Wang a Rising Star in China’s CAFL
- Updated: September 18, 2016
(Beijing, China) September 16, 2016 – By Mick Moninghoff
Anyone can identify Tom Brady, LeBron James and Mike Trout with their respective sports. Does the name Shida Wang ring any bells? Not yet, but players and coaches in the new Chinese Arena Football League feel that the wide receiver/defensive back could be the first home grown player to put their sport on the map in a country that is by all accounts ready for some football.
Wang is from Wuhan, city sometimes referred to as the “Chicago of China” by foreigners. It’s only fitting that Wang comes from a “city with broad shoulders” as he will need some himself to carry the mantel of the leagues’ first real star.
When the 5’10”, 200 pounder on the field for the Shenzhen Naja he will be able to call on some past experience. “I played three seasons of college football in Canada at Arcadia University. I never played high school ball so that was like my internship. It was where I learned what football was all about. Right now I’m here so it’s time to shine,” said Wang.
In practice Wang has been able to make most catches look routine and the harder catches look spectacular. An accomplishment considering the fact that he’s never lined up on the offensive side of the ball.
“Actually I’ve never played receiver before. My coach (J.W. Kenton) tells me the two most important things for a football player are to stay healthy and to make a play, so if the ball is in the air I have to catch it.”
Kenton likes what he has seen from Wang and knows he can make an impact.
“Shida in Chinese means star and that’s why I’ve been pushing him because he can be the star of our team and hopefully the league. He has the athleticism and most importantly he has the drive. He wants to be special,” his coach said.
While catching touchdowns could put Wang in the spotlight he feels he might make more of a contribution on defense. “Personally, I like to play defensive back. I love to hit people and want to steal the ball from the receiver and take it back for a “pick six.” Football is a tough sport. You have to be physically and mentally strong. When you hit someone you can destroy them mentally and I like that aspect more than making a catch.”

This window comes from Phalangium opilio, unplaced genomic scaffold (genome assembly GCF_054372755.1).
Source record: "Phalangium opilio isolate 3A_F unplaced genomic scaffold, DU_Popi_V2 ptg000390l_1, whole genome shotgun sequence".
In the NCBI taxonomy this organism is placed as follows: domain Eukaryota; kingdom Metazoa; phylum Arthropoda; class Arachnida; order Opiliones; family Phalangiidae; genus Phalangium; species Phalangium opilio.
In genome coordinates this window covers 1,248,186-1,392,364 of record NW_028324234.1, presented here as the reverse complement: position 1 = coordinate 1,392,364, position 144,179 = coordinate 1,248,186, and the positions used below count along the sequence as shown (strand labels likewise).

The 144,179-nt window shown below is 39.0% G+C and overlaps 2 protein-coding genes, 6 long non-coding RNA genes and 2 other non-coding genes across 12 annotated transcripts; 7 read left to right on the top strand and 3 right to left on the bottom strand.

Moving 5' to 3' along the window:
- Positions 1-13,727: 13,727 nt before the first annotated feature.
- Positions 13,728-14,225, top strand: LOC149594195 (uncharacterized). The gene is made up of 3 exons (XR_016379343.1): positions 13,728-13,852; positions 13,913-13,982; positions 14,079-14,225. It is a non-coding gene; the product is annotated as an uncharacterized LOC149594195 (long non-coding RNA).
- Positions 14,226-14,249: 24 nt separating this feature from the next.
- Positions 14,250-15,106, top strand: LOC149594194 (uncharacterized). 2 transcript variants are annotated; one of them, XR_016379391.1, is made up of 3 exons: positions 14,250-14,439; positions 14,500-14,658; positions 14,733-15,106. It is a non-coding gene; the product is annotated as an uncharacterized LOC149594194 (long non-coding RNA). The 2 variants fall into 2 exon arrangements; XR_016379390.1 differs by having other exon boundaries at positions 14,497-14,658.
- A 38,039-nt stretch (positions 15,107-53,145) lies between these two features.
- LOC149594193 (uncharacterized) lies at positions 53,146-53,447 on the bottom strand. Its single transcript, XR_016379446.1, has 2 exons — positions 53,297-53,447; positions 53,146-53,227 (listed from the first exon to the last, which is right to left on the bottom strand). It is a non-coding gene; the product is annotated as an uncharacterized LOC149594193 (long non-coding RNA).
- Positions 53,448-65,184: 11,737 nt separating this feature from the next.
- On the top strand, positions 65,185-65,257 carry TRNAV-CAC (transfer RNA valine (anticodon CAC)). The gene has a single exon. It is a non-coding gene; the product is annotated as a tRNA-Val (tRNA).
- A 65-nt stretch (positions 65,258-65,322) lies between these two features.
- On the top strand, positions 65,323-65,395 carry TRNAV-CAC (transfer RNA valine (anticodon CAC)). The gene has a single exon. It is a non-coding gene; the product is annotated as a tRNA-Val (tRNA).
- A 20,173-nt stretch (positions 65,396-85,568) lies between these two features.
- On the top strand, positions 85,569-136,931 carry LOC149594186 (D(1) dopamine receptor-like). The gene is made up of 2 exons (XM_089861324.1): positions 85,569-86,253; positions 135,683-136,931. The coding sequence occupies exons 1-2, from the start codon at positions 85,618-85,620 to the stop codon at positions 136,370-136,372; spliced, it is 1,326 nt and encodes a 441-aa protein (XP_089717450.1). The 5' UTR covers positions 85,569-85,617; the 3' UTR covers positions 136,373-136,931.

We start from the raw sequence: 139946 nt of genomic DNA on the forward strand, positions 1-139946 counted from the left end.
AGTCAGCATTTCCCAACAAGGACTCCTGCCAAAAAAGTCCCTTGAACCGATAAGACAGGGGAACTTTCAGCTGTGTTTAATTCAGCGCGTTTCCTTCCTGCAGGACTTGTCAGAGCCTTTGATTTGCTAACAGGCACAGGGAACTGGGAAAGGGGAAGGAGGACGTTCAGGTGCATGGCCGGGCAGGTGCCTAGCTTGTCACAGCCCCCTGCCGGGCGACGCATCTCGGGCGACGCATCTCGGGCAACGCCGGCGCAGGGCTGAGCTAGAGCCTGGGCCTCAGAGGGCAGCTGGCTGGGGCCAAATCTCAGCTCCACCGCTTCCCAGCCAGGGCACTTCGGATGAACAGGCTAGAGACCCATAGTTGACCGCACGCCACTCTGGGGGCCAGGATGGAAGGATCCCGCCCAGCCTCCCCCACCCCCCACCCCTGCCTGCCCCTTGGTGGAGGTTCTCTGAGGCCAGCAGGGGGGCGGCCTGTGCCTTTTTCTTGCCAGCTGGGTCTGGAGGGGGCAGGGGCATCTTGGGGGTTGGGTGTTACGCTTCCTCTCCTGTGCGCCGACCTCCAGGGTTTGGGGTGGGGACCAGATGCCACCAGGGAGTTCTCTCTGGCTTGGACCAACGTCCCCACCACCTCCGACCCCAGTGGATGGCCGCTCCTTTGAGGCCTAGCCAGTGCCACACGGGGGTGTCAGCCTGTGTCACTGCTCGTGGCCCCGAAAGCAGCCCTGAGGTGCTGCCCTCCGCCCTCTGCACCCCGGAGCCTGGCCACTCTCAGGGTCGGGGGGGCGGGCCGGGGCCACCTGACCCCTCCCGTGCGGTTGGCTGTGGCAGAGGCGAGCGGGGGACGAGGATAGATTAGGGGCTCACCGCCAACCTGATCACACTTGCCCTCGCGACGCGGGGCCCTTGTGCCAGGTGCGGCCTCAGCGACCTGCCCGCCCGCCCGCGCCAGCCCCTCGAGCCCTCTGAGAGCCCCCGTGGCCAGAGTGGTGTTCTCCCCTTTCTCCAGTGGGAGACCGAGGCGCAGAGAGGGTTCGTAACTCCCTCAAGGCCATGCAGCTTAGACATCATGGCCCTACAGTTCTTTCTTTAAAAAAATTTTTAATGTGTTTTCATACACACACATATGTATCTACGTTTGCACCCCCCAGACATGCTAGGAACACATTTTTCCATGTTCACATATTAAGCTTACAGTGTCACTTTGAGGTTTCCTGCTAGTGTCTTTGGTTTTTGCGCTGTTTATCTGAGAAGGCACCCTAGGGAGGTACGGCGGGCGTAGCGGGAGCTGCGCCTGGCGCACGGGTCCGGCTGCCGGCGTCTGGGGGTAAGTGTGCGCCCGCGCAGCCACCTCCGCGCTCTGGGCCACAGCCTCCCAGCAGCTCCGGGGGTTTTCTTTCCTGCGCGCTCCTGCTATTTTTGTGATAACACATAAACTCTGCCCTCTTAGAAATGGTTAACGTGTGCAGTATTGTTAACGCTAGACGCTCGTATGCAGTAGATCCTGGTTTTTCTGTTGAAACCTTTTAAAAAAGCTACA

“He’s come along way,” Kenton said. “He’s worked on his fundamentals. He’s never really been a receiver. He’s always been a DB and I’ve been telling him if you are going to be a star you can’t ever come off the field, so he’s been working his craft on the offensive side catching the ball, learning routes and how to take care of his body, so hopefully he can do both. I don’t ever want to see him come off the field. He can be special.”
Wang is more than aware of what his success could mean for the future of football in China.
“I was the first Chinese skill player to be drafted by the league so there is some pressure on me. Even in practice I have to perform better than everyone else, but when I step on the field I have no pressure, I just do my best.”
Wang says he has a touchdown dance and hopes he will get a chance to use it on October first when Shenzhen takes on Dalian.
For more information, contact Lou Tilley at LTilley@Tilley.TV